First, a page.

Jeffrey Lord is a CNN political commentator. Previously, he served in the Reagan administration as a White House political adviser. The views expressed in this commentary are his own. For a counter perspective, read Doug Elmets' analysis.
(CNN)Presidents and summits -- whether with Russian leaders or European allies -- have an uneven history. In the case of President Donald Trump, reviews of his performance at the G20 remain consistently mixed: Trump critics hated his performance, while Trump fans loved it.
As a fan, I would give Trump an 11 out of 10. He did exactly what the people who voted for him wanted him to do. He never wavered from putting America first -- or, in campaign vernacular, making America great again -- whether the subject was climate change, trade or North Korea.
But history shows us no meeting goes perfectly -- and sometimes it can be difficult to gauge the success of a meeting until years later.
The moments when presidents sit down with their Russian counterparts have always drawn particularly close attention. This practice began during World War II, when Franklin Delano Roosevelt attended two meetings with the Soviet Union's Josef Stalin and Britain's Winston Churchill.
The first meeting didn't occur until the late 1943 Tehran Summit. It is notable that to break the ice with Stalin, Roosevelt found it necessary to make Churchill the butt of jokes -- referencing his cigar smoking and other eccentricities. Stalin responded with appreciation, and the President's relationship with the man he himself began to call "Uncle Joe" was off to a positive start.
Most notoriously, it was the second Roosevelt-Stalin summit at Yalta -- at first seen as a success -- that has been deemed, in retrospect, a serious failure, effectively laying the groundwork for the Cold War. After the meeting, Stalin made it his business to establish what Churchill would eventually call "the Iron Curtain" -- or postwar Soviet control of Eastern Europe.
Roosevelt was reported to have said ln reference to US diplomat Averill Harriman, "Averill is right. We can't do business with Stalin. He has broken every one of the promises he made at Yalta." Roosevelt believed the postwar world would have a free Europe. Stalin -- and inevitably his successors -- had other ideas.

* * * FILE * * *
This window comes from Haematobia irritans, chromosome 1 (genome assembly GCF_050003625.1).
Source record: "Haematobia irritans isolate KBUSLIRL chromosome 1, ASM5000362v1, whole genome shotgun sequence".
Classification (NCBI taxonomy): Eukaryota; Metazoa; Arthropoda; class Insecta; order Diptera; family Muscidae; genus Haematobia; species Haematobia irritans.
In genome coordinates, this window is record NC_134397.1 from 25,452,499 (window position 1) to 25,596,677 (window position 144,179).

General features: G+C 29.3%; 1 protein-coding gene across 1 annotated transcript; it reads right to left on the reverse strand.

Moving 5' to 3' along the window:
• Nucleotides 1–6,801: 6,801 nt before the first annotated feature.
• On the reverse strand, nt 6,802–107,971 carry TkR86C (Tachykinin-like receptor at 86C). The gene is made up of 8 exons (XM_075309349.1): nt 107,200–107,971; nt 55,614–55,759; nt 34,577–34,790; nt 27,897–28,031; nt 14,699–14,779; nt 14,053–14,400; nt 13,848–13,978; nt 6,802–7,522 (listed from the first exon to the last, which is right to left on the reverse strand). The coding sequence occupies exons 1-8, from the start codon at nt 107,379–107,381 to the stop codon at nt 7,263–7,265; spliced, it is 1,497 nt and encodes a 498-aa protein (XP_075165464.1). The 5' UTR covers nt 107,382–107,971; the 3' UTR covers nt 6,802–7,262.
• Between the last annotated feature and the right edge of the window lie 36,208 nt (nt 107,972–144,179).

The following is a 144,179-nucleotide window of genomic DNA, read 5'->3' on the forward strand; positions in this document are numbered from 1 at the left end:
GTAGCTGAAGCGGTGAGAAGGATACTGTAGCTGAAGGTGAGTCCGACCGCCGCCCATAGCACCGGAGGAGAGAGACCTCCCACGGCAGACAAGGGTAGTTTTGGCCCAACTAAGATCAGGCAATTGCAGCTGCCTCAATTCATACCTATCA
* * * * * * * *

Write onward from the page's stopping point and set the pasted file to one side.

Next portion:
These meetings continued after Roosevelt died, and once again they had both positive and negative outcomes. President Dwight D. Eisenhower even had one spectacular cancellation after the Soviets shot down an American U-2 spy plane over Russia. The embarrassing event brought an already planned 1960 Paris summit with Russia's Nikita Khrushchev to a screeching and humiliating halt.
But Trump appears to be faring a bit better than Eisenhower. At least, he certainly thinks so. Upon departing the G20, Trump tweeted, "The #G20Summit was a wonderful success and carried out beautifully by Chancellor Angela Merkel. Thank you!"
And there is every reason for the President to feel he has scored a success. He had his first meeting with Russian President Vladimir Putin and, together, they created a new and needed ceasefire in southwest Syria, in the regions of Daraa, Quneitra and Suwayda. They also laid the groundwork for future conversations on issues binding and dividing the two nations.
When asked by a reporter whether Mexico would pay for a wall on the US-Mexico border, Trump reiterated "absolutely" in the presence of the Mexican President Enrique Peña Nieto.
In his meeting with the Chinese President Xi Jinping, he stressed the important role China needs to play in keeping North Korea at bay. And throughout the conference, Trump reaffirmed his commitment to withdrawal from the Paris climate accords -- on the basis that it remains a bad deal for America.
Noteworthy here is the President's famous dictum that when he is attacked or done ill, he will strike back in spades. Make no mistake: if at any point the President feels Putin has been double-dealing him on any issue -- cybersecurity, Syria, etc.-- the relationship will suddenly sour.
Ditto the President's relationship with any of the other leaders in the G20, which is precisely what gives the President an advantage. As Trump advocated in "The Art of the Deal," the ability to get up and walk away from the table, as Ronald Reagan did at the Reykjavik summit with Mikhail Gorbachev, is what gives a presidential negotiator leverage over an opponent.
If history is a guide, it will be years before the consequences of the Trump-Putin meeting at the G20 summit will be fully known. But for now, count on the President's supporters seeing this as a great win -- a win in which Trump stayed true to his campaign promises to put American interests above all else.